In the quintessential film about television journalism, “Broadcast News,” a producer scolds a reporter for staging a teary scene in a hard-news story.
“You totally crossed the line,” she yells.
“It’s hard not to cross it,” he replies calmly. “They keep moving the little sucker, don’t they?”
NBC almost stopped moving the little sucker but didn’t quite get it right by suspending anchorman Brian Williams for six months without pay. The network should have fired Mr. Williams. Then that important ethical line would have become a solid wall for those who tried to get away with lies — not misremembering or “conflating.”
Steve Burke, CEO of NBCUniversal, said in a statement, “By his actions, Brian has jeopardized the trust millions of Americans place in NBC News. His actions are inexcusable and this suspension is severe and appropriate.”
Stars and Stripes first reported the NBC anchor’s serial falsehoods about coming under fire in a helicopter in Iraq in 2003.
But with each passing day, more lies appeared. His award-winning coverage of Hurricane Katrina in 2005 came under scrutiny. He told versions that included a corpse floating by his hotel in the French Quarter, which sustained little flooding. He alleged he saw someone commit suicide in the New Orleans Superdome. He got dysentery and faced gangs at his hotel. Even the manager at the hotel, the Ritz-Carlton, disputed many of his “facts.”
Then Mr. Williams told a variety of stories about his adventures in Israel during the war with Hezbollah in 2006. The NBC anchor reported that he saw Katyusha rockets fly just beneath his helicopter. Later, he said the rockets came from 6 miles away. Moreover, he said he asked an Israeli general whether Hezbollah could aim the rockets at the helicopter. Almost anyone who has ever covered a war knows Katyusha rockets are used to fire at ground troops, not aircraft.
Although some news organizations took Mr. Williams to task for his ethical breaches, some questionable analysis spread through the fog of journalism in his defense.
Big names such as Dan Rather, a former anchor for CBS News, and Piers Morgan, formerly of CNN, circled the wagons. The New York Times, which seemed determined to get Mr. Williams back to the anchor chair, and other news outlets picked up on the “false memory” meme.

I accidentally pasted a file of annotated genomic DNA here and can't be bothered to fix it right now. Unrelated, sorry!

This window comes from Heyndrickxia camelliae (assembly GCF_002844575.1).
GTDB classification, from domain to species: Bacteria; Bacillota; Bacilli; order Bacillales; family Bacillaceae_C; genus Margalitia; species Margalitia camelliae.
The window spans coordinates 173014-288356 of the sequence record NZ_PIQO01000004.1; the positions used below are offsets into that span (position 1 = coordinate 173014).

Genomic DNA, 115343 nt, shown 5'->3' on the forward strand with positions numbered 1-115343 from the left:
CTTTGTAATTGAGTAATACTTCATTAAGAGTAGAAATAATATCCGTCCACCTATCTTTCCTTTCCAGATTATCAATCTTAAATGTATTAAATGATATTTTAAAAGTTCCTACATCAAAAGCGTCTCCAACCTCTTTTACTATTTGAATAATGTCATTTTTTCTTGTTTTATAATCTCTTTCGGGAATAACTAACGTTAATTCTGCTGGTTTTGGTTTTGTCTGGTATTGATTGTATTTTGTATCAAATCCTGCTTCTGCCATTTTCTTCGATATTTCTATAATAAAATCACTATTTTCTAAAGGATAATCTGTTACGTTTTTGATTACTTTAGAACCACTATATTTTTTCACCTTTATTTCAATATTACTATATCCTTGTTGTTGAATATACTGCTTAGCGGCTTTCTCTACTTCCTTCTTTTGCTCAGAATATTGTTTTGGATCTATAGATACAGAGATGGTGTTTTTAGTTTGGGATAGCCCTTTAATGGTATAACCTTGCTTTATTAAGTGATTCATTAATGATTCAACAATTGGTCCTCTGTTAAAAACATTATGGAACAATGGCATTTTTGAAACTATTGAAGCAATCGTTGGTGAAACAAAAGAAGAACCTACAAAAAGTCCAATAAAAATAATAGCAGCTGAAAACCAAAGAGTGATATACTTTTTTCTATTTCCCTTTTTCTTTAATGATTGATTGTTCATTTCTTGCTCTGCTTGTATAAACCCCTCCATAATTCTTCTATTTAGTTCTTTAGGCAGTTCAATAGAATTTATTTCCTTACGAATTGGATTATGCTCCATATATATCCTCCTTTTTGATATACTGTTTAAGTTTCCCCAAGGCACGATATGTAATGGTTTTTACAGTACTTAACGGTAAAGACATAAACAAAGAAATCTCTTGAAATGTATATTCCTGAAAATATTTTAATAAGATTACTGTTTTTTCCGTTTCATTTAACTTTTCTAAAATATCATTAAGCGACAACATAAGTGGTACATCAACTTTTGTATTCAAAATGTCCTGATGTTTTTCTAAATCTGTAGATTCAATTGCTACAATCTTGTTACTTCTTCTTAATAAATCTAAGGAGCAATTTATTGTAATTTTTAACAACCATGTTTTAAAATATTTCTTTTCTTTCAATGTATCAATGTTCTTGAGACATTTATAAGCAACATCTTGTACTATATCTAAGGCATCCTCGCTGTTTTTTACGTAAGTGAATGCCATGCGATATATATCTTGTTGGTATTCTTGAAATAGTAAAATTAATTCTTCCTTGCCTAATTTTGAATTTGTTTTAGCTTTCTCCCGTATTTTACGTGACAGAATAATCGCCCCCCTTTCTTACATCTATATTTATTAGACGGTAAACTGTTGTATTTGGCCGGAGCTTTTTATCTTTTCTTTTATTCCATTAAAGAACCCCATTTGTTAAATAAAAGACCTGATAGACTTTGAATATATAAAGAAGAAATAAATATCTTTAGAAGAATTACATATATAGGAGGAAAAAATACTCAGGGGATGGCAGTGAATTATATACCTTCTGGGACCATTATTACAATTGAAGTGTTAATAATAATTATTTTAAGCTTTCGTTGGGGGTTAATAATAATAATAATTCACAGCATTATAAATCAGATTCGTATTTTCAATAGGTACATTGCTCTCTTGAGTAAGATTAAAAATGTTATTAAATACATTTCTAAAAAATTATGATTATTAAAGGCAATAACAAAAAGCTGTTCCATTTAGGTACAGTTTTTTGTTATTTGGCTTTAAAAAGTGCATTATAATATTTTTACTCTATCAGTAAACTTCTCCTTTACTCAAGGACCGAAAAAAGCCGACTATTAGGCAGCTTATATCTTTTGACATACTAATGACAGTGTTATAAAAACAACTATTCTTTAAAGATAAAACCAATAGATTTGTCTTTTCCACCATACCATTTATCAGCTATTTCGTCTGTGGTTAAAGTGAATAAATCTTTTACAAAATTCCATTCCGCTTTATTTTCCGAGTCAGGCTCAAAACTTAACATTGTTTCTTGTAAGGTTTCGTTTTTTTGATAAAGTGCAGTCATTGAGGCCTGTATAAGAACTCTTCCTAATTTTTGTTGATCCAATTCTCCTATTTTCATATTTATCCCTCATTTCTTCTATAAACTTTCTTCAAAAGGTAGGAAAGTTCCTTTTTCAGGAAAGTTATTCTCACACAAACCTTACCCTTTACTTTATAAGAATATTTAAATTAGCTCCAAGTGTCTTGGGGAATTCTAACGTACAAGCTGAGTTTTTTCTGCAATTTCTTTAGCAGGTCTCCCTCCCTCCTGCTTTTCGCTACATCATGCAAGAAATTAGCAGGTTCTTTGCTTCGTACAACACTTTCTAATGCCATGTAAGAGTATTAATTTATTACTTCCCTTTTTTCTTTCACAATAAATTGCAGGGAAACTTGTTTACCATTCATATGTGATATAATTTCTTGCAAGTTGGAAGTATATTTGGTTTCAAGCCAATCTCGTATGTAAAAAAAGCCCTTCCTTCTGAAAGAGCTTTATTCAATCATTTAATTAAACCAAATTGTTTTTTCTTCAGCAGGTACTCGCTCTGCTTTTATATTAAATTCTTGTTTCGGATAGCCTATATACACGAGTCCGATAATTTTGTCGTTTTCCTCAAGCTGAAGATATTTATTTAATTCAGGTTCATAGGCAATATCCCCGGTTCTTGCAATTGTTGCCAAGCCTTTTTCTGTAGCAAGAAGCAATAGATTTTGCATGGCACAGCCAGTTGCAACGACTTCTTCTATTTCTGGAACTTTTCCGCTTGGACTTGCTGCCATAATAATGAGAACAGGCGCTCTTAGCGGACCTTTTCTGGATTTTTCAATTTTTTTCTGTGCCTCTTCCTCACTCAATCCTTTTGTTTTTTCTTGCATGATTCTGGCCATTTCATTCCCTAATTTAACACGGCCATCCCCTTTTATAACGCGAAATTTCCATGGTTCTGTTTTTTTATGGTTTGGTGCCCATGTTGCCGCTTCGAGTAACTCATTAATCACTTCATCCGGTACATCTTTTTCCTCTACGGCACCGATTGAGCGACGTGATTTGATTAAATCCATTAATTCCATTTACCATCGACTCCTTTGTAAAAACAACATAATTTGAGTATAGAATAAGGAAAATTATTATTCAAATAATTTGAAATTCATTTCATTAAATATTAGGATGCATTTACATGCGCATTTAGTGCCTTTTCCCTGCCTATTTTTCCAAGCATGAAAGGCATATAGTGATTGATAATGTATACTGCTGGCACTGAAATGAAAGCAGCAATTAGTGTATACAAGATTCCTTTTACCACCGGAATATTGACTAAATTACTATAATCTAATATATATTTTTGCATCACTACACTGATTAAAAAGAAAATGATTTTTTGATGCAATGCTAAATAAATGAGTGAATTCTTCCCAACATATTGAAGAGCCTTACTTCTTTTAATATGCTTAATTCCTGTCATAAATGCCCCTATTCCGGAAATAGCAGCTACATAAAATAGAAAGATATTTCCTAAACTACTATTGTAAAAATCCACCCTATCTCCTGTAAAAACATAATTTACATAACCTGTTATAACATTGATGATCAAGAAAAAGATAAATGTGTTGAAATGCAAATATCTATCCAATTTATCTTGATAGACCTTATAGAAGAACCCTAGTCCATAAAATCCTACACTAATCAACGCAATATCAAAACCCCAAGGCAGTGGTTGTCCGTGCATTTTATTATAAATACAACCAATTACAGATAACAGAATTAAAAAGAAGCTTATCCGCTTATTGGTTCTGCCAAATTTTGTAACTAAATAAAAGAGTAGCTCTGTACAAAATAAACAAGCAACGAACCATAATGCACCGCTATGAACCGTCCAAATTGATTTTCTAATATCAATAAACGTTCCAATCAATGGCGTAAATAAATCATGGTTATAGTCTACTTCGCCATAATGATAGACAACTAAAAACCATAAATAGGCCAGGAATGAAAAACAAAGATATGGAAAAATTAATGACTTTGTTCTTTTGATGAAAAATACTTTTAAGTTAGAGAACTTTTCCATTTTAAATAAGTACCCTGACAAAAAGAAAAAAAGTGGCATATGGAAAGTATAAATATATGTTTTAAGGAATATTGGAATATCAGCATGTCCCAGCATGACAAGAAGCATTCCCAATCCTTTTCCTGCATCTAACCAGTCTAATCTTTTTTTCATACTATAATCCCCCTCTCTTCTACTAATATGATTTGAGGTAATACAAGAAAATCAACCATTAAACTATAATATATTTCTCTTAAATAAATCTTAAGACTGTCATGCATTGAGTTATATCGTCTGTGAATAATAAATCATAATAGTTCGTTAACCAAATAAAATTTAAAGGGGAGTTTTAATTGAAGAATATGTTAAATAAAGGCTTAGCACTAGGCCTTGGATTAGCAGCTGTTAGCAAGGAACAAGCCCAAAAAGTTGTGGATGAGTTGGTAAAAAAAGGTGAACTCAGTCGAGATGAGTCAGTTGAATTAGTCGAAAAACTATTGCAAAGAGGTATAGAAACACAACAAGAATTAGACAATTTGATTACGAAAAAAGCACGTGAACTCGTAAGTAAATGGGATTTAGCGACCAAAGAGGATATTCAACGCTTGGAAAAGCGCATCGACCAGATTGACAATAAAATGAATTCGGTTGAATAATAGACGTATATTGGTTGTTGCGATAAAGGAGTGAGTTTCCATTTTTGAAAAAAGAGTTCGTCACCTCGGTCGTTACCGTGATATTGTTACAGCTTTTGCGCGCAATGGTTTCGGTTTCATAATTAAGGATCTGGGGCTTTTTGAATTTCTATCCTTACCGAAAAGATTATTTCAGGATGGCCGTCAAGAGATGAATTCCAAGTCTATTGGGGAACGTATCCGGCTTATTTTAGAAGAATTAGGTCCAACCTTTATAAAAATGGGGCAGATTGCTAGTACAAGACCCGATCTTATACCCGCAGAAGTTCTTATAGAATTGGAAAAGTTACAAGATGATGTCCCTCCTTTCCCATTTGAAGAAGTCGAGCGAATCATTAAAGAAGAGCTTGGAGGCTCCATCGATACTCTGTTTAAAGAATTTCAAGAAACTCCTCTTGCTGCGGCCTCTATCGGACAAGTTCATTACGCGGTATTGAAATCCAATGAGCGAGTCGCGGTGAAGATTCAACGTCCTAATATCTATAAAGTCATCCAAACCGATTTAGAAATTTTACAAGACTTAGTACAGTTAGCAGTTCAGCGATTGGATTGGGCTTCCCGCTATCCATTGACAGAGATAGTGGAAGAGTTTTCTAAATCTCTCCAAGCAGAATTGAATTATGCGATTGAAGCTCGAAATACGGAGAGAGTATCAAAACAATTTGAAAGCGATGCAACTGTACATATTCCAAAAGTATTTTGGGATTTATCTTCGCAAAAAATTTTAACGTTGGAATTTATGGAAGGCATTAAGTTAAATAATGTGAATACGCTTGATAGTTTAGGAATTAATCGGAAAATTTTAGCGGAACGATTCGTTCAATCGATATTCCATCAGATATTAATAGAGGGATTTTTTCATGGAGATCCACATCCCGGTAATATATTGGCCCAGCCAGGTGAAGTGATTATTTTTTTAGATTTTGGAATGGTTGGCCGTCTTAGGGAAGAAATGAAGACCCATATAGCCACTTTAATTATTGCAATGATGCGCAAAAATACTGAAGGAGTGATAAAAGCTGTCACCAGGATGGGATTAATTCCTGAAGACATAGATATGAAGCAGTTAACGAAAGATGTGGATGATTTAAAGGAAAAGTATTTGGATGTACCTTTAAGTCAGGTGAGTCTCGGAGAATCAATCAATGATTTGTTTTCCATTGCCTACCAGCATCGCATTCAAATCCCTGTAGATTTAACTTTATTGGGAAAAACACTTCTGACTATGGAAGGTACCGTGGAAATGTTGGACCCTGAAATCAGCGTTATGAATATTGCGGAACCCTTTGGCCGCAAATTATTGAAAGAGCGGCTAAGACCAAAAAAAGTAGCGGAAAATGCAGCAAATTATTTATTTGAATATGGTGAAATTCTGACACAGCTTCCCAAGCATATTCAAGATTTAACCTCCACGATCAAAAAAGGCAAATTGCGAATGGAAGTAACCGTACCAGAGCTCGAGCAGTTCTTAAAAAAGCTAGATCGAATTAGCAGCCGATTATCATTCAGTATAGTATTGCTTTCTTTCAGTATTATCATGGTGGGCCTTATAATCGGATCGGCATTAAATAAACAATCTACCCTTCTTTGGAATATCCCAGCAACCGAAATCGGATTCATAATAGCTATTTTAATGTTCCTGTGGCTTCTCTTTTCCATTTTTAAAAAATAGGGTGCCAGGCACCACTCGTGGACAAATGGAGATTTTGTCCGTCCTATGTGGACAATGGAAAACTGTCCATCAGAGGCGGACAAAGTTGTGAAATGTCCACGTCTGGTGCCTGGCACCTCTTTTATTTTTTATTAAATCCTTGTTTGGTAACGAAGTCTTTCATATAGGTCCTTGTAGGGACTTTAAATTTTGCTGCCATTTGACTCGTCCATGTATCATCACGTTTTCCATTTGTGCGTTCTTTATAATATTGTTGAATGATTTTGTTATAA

“[F]alse memories can be incorporated into our memory bank, embedded so deeply that we become convinced they are real,” The Times reported. Unfortunately, the story dealt only with the Iraq fish tale and the specialists never personally evaluated Mr. Williams.
As a foreign correspondent for Newsweek and ABC News in the Middle East, I vividly remember the six times I came close to serious injury or death.
Every journalist makes mistakes. That is why journalism is called the first rough draft of history. Beyond that, all a journalist has is his or her credibility. Once that has been lost — as Mr. Williams has lost his — it is time to find another line of work.
Here are only a few of the serious violations Mr. Williams committed under the Society of Professional Journalists’ Code of Ethics:
• “[Journalists should] take special care not to misrepresent or oversimplify in promoting, previewing or summarizing a story.”
• “Never deliberately distort facts or context.”
• “Explain corrections and clarifications carefully and clearly.”
It’s time to stop moving that little sucker of an ethical line. Mr. Williams should never be restored to the anchor desk if NBC’s news division wants to retain any credibility. Otherwise, he and the network will become prime examples of why the public can no longer trust journalists to tell the truth.
• Christopher Harper is a longtime reporter who teaches journalism at Temple University. He can be contacted at firstname.lastname@example.org and followed on Twitter @charper51.